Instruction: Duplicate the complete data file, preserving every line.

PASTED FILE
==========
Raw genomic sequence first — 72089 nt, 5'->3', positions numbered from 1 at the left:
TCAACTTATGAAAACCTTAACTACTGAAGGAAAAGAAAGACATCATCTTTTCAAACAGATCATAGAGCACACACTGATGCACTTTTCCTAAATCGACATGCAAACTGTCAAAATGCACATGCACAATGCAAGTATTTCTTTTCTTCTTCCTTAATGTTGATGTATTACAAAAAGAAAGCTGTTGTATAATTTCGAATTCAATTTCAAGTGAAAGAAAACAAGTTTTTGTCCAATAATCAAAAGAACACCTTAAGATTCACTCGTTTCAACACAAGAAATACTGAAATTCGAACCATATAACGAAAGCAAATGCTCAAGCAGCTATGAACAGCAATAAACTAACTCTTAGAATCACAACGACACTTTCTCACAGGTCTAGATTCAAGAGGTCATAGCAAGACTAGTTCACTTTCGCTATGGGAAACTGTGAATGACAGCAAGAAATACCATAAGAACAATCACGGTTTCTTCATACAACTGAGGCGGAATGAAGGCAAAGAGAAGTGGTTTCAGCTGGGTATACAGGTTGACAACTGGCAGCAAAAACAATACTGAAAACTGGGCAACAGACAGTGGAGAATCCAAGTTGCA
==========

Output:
Raw genomic sequence first — 72089 nt, 5'->3', positions numbered from 1 at the left:
TCAACTTATGAAAACCTTAACTACTGAAGGAAAAGAAAGACATCATCTTTTCAAACAGATCATAGAGCACACACTGATGCACTTTTCCTAAATCGACATGCAAACTGTCAAAATGCACATGCACAATGCAAGTATTTCTTTTCTTCTTCCTTAATGTTGATGTATTACAAAAAGAAAGCTGTTGTATAATTTCGAATTCAATTTCAAGTGAAAGAAAACAAGTTTTTGTCCAATAATCAAAAGAACACCTTAAGATTCACTCGTTTCAACACAAGAAATACTGAAATTCGAACCATATAACGAAAGCAAATGCTCAAGCAGCTATGAACAGCAATAAACTAACTCTTAGAATCACAACGACACTTTCTCACAGGTCTAGATTCAAGAGGTCATAGCAAGACTAGTTCACTTTCGCTATGGGAAACTGTGAATGACAGCAAGAAATACCATAAGAACAATCACGGTTTCTTCATACAACTGAGGCGGAATGAAGGCAAAGAGAAGTGGTTTCAGCTGGGTATACAGGTTGACAACTGGCAGCAAAAACAATACTGAAAACTGGGCAACAGACAGTGGAGAATCCAAGTTGCA